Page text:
Origin and End of “the Willies”

Comments (0) Issue 6, Poetry, Writing

Cayleigh Baillargeon
Chief Chocorua’s curse killed colonizer’s cattle
for decades after he conjured the Great Spirit
but it is the surname of Sam Willey
that we colloquially call to
to explain a deep, primal knowledge
that something is amiss.

Willey wrote about the chief and the cattle
then still chose to make his home
at the base of a steep cliff
In an area known for rockslides and flash floods.
He was not scared. 

Willey was a clever man. Converted a cave
just below the base of his mountain home
into a sturdy storm shelter.

Willey was smarter than God 
and stronger
than the last wish of a dead man
so when the water came
he delivered his family and workers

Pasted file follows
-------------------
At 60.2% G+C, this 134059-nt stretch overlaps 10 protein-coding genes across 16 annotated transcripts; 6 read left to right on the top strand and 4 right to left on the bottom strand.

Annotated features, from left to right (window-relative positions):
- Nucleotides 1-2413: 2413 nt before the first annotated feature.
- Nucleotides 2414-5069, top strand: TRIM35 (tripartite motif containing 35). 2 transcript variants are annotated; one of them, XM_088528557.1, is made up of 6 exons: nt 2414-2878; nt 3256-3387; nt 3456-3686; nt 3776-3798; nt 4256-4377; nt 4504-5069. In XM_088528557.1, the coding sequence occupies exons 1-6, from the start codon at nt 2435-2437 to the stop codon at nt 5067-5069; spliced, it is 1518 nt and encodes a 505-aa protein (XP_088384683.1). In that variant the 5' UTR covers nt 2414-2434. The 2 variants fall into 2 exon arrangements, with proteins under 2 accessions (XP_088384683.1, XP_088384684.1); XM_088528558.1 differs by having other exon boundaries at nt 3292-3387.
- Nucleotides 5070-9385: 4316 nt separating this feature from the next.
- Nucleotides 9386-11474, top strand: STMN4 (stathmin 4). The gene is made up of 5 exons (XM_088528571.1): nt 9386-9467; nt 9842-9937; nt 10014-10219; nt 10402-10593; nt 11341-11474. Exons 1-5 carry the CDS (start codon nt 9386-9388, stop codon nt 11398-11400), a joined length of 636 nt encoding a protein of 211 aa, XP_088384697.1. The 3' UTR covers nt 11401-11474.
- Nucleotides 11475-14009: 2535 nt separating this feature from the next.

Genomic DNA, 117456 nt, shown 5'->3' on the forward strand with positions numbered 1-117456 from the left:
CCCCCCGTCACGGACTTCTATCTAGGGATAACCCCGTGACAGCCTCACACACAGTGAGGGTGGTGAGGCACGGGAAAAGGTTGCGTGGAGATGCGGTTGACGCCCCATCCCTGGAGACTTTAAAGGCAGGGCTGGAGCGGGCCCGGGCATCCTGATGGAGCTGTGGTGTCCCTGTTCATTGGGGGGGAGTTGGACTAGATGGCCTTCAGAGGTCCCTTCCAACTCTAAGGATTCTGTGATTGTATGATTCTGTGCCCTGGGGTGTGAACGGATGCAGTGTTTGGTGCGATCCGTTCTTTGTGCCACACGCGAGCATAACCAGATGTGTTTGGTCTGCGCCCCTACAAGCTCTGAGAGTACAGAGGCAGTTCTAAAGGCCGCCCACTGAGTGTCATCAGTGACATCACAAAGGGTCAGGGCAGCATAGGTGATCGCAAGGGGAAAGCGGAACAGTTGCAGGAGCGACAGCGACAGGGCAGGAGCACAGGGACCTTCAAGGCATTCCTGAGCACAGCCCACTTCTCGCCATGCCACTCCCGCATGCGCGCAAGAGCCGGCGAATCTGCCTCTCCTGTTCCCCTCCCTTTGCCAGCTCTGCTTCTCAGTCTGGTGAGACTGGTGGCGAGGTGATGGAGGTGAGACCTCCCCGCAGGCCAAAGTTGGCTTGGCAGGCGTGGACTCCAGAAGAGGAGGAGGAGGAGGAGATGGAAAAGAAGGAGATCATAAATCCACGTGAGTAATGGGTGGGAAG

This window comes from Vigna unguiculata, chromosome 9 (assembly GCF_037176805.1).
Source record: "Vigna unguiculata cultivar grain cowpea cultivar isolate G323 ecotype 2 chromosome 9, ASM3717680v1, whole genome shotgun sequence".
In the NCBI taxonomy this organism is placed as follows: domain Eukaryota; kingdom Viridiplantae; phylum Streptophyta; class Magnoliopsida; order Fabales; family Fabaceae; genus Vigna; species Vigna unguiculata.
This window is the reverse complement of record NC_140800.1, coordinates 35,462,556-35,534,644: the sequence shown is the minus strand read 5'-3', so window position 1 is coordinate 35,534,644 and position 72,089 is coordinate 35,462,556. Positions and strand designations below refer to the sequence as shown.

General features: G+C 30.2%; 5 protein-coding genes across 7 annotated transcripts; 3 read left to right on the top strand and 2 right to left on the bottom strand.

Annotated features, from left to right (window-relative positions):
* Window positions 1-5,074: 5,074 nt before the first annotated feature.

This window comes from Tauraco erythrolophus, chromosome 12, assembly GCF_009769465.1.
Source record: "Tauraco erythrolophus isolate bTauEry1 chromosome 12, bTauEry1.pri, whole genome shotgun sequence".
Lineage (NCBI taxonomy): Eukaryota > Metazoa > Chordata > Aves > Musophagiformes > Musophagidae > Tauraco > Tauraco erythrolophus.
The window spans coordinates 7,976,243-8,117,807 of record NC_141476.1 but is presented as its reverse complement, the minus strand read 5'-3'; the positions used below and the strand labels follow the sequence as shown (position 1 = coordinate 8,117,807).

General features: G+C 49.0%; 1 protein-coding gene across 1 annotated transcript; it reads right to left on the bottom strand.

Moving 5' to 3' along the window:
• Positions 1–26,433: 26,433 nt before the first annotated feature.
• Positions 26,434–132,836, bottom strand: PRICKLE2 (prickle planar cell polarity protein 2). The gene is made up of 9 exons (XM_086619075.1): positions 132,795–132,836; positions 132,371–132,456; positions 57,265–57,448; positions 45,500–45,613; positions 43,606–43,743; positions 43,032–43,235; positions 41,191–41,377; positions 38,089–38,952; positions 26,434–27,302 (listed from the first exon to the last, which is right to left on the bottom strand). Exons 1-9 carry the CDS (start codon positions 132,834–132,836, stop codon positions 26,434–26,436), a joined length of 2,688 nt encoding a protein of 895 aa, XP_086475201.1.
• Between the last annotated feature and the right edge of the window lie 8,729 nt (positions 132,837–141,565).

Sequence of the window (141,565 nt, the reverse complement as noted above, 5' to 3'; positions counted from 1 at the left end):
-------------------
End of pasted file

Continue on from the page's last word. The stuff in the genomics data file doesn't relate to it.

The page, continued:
right to them.

It only took one big rain storm
after a long drought.

Sam knew the house would be destroyed,
so he rushed his wife, 
five young children,
and hired hands,
into the dark, 
down to their crypt. 

As the water made its way down the mountain, 
as fast and as violent as
Chief Kancamagus’s revenge on Dover,
it hit a boulder just above the house,
ripping the swollen stream
into two separate channels
diverting its path around the home,
unifying once more just below,
penetrating their protection
killing everyone, proving once again
it’s futile to fight fate.

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